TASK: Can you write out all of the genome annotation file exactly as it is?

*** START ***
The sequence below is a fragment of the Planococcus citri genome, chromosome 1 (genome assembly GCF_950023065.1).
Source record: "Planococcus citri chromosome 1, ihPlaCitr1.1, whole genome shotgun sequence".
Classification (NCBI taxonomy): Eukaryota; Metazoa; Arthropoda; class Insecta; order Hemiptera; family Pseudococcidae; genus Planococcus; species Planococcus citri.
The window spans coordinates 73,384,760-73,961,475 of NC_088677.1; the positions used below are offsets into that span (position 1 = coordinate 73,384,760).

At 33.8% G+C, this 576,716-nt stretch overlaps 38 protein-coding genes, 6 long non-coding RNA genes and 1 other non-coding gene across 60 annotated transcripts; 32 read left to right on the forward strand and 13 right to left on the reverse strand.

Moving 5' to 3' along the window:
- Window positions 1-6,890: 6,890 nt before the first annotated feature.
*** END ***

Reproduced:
The sequence below is a fragment of the Planococcus citri genome, chromosome 1 (genome assembly GCF_950023065.1).
Source record: "Planococcus citri chromosome 1, ihPlaCitr1.1, whole genome shotgun sequence".
Classification (NCBI taxonomy): Eukaryota; Metazoa; Arthropoda; class Insecta; order Hemiptera; family Pseudococcidae; genus Planococcus; species Planococcus citri.
The window spans coordinates 73,384,760-73,961,475 of NC_088677.1; the positions used below are offsets into that span (position 1 = coordinate 73,384,760).

At 33.8% G+C, this 576,716-nt stretch overlaps 38 protein-coding genes, 6 long non-coding RNA genes and 1 other non-coding gene across 60 annotated transcripts; 32 read left to right on the forward strand and 13 right to left on the reverse strand.

Moving 5' to 3' along the window:
- Window positions 1-6,890: 6,890 nt before the first annotated feature.